Canine Behavior/Cowardly Clifford
Dear Dr. Epstein,
I have an approximately 4 year old Redbone Coonhound that I rescued from an animal shelter. (I live in Ridgeland, MS). He was found by the side of the road when he was approximately 3-4 months old accompanied by his brother. They were sitting by their dead mother's body whom had been hit by a car. They were rescued and taken immediately to ARF (animal shelter) where he and his brother have resided for 4 long years. He was the runt and his brother has always been his protector. I got a glimpse of this when I observed him in this environment. He was terrified and shaking madly in the corner while Bosco (his brother) barked ferociously, yet
Friendly, in an effort to protect his space. Bosco was very friendly to us but did not want Clifford to be taken out of their run.
Clifford had to be picked up and carried to the car, shaking violently.
Since we have had him a year, his timidness has not changed. He is on 75mg of Amitriptyline and it doesn't seem to help much. He has a bed and will not leave the safety of it! He must be forced (sometimes on a lead) to even go outside. He will only get up to eat and then hr will
Sometimes only eat in his bed. He let's our other 4 small dogs intimidate him. Jack (our terrier) literally tries to attack Clifford and we have to intervene because Clifford just lies there and won't react. I am scared Jack will attack him someday when we are not home! Clifford weighs about 85 pounds and is a healthy eater. He won't come to us at all even for affection and barely looks us in the eyes. He looks away when we call him or look at him and then he starts to shake. He doesn't want to go outside, play or ever wag his tail, not even once. I feel solo bad because all he does is lie in his bed all day just staring out into space. He is not food aggressive or aggressive period. I've consulted an expert (supposed) and was told to put him down because he has no good life. I refuse. I know somewhere he loves his home and us. He does seem to enjoy his walks though. He never gets to be a dog and enjoy a good toy, the sun on his back or a warm touch because he is solo very frightened. He likes me better and seems more apprehensive of my husband. Can you help me help him, please! Any advice would be very much appreciated. Thank you.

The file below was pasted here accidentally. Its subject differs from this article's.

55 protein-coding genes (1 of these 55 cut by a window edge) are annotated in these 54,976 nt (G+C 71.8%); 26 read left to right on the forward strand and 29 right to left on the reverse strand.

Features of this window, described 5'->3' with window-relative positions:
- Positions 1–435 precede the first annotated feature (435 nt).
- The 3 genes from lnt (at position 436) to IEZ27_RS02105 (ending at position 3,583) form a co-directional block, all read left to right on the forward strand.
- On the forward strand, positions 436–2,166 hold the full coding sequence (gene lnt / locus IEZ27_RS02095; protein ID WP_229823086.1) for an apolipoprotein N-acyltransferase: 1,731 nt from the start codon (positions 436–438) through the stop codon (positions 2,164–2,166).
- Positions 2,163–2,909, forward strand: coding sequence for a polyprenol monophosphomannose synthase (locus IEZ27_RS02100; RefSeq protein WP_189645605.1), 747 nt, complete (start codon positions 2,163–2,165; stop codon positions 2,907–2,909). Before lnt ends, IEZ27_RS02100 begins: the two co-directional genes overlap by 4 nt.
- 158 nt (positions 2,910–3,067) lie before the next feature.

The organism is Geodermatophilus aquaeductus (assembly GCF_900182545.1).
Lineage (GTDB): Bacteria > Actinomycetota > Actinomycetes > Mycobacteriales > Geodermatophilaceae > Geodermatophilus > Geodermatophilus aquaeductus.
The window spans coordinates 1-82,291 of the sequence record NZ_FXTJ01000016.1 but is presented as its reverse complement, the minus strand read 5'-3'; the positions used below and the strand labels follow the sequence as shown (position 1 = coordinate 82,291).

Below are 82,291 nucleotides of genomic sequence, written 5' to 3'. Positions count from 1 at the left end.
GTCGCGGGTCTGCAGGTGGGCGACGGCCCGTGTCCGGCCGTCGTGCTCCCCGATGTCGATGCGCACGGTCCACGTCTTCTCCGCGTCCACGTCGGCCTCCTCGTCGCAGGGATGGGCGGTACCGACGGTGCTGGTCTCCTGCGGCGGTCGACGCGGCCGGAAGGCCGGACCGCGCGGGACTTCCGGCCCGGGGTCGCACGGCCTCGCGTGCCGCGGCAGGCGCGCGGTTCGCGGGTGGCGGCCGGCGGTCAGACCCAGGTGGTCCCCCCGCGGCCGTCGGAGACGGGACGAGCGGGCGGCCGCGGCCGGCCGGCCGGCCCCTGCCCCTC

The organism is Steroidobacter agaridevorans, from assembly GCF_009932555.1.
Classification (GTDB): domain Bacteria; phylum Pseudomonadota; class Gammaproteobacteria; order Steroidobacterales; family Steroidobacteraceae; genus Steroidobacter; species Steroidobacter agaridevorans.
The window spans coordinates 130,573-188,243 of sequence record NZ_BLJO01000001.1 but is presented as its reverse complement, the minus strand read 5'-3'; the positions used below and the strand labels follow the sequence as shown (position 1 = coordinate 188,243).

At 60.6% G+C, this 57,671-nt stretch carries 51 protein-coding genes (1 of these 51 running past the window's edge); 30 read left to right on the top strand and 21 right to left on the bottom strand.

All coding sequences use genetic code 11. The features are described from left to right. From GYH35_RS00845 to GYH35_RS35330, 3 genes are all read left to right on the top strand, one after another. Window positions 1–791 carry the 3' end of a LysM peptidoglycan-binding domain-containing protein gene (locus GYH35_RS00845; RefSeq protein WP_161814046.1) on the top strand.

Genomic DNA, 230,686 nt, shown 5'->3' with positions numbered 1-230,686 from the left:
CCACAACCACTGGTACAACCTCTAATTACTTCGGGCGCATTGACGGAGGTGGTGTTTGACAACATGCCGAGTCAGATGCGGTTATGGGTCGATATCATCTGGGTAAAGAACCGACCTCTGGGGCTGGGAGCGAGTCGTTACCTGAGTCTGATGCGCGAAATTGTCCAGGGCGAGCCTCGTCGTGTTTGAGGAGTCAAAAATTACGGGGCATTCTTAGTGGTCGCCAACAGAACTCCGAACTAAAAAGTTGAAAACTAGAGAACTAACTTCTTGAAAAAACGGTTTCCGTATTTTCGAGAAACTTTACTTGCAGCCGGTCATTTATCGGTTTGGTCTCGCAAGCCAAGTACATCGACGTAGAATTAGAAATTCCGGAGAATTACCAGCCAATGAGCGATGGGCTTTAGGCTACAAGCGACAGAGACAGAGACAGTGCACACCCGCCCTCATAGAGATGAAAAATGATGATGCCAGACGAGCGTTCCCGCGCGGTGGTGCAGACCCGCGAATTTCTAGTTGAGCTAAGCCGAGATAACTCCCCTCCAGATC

Thank you for your question. First, I need to clarify. I'm not a doctor. I have neither a veterinary degree nor a PhD. I have a graduate education in animal behavior and learning, but I didn't complete the degree.
What a very sad start that Clifford had. During his primary socialization period (from 3 weeks to 18 weeks of age) he was on the streets and his mother was teaching him to be afraid of humans, and then she died, leaving him and his brother on their own. If he had zero human contact (or at least zero positive human contact) between 3 and 6 weeks of age, then it is likely the main reason you're seeing this behavior today. Even though he was rescued at 12 or 13 weeks of age (still during that socialization window), and likely treated kindly since, he may never be able to be affectionate to people. There have been some studies done with puppies where they specifically avoided any human interaction at certain periods during that window from 3 weeks to 18 weeks) and it was determined that those earliest weeks are crucial to learning the ability to bond with humans.
I don't know what, if any, efforts were made during his stay at the shelter to overcome his fear of people. We don't know if any counter conditioning or desensitization training was done for him or his brother. My guess is that very little was done, especially if this was a county or city shelter and not a private rescue group as the latter frequently have trainers and behaviorists that they work with to help the dogs become the best dogs they can be.
At this point, Clifford has spent the first 5 years of his life in survival mode. As a puppy, he never learned to play with toys when out on the street - perhaps chasing bugs or chewing on sticks would be a fun game for him as he would have had access to such things in puppyhood. Living in a shelter is roughly equivalent to living in a prison as it's very high in stress for all the animals, and they feel that stress from the other animals there, which only serves to increase their own stress. In your home, there are 4 other dogs, at least one of which torments him, keeping his stress level high.
It's good that you're open to medication to help him feel better. But medication alone is not going to 'fix' this. Did the vet who prescribed the medication also prescribe working with a trainer or behaviorist to help Clifford learn better coping skills? Antidepressants and anti-anxieties are always supposed to be prescribed in conjunction with behavior modification. The purpose of the meds to help the dog be able to learn better. But on their own, it's like putting a band-AID on a gaping wound - not very helpful.